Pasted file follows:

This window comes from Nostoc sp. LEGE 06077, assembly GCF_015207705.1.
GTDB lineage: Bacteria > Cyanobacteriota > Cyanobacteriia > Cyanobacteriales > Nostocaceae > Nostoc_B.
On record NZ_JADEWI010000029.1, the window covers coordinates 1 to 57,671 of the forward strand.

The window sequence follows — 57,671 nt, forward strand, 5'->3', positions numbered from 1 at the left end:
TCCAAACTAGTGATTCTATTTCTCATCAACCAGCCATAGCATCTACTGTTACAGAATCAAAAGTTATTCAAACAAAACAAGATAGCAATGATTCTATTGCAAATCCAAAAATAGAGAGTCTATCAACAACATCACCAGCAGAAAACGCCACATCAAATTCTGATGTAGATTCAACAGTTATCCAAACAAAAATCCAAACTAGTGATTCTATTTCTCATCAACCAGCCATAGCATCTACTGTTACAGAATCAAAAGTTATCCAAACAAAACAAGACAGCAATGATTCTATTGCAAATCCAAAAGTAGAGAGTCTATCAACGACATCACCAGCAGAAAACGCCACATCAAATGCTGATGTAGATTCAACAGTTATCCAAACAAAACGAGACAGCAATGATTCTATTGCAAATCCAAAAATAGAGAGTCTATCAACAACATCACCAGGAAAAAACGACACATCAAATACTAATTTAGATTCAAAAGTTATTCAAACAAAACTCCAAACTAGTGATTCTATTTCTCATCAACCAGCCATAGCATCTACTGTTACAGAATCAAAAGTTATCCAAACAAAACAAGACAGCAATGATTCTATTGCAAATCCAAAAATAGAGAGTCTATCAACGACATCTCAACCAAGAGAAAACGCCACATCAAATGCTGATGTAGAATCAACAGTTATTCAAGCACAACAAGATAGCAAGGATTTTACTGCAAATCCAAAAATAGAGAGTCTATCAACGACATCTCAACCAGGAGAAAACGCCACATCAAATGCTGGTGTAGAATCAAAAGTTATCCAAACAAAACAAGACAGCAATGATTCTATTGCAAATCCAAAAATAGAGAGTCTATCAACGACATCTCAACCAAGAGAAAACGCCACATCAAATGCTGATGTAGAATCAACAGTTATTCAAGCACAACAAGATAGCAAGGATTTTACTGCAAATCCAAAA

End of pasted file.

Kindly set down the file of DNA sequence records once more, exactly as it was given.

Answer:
This window comes from Nostoc sp. LEGE 06077, assembly GCF_015207705.1.
GTDB lineage: Bacteria > Cyanobacteriota > Cyanobacteriia > Cyanobacteriales > Nostocaceae > Nostoc_B.
On record NZ_JADEWI010000029.1, the window covers coordinates 1 to 57,671 of the forward strand.

The window sequence follows — 57,671 nt, forward strand, 5'->3', positions numbered from 1 at the left end:
TCCAAACTAGTGATTCTATTTCTCATCAACCAGCCATAGCATCTACTGTTACAGAATCAAAAGTTATTCAAACAAAACAAGATAGCAATGATTCTATTGCAAATCCAAAAATAGAGAGTCTATCAACAACATCACCAGCAGAAAACGCCACATCAAATTCTGATGTAGATTCAACAGTTATCCAAACAAAAATCCAAACTAGTGATTCTATTTCTCATCAACCAGCCATAGCATCTACTGTTACAGAATCAAAAGTTATCCAAACAAAACAAGACAGCAATGATTCTATTGCAAATCCAAAAGTAGAGAGTCTATCAACGACATCACCAGCAGAAAACGCCACATCAAATGCTGATGTAGATTCAACAGTTATCCAAACAAAACGAGACAGCAATGATTCTATTGCAAATCCAAAAATAGAGAGTCTATCAACAACATCACCAGGAAAAAACGACACATCAAATACTAATTTAGATTCAAAAGTTATTCAAACAAAACTCCAAACTAGTGATTCTATTTCTCATCAACCAGCCATAGCATCTACTGTTACAGAATCAAAAGTTATCCAAACAAAACAAGACAGCAATGATTCTATTGCAAATCCAAAAATAGAGAGTCTATCAACGACATCTCAACCAAGAGAAAACGCCACATCAAATGCTGATGTAGAATCAACAGTTATTCAAGCACAACAAGATAGCAAGGATTTTACTGCAAATCCAAAAATAGAGAGTCTATCAACGACATCTCAACCAGGAGAAAACGCCACATCAAATGCTGGTGTAGAATCAAAAGTTATCCAAACAAAACAAGACAGCAATGATTCTATTGCAAATCCAAAAATAGAGAGTCTATCAACGACATCTCAACCAAGAGAAAACGCCACATCAAATGCTGATGTAGAATCAACAGTTATTCAAGCACAACAAGATAGCAAGGATTTTACTGCAAATCCAAAA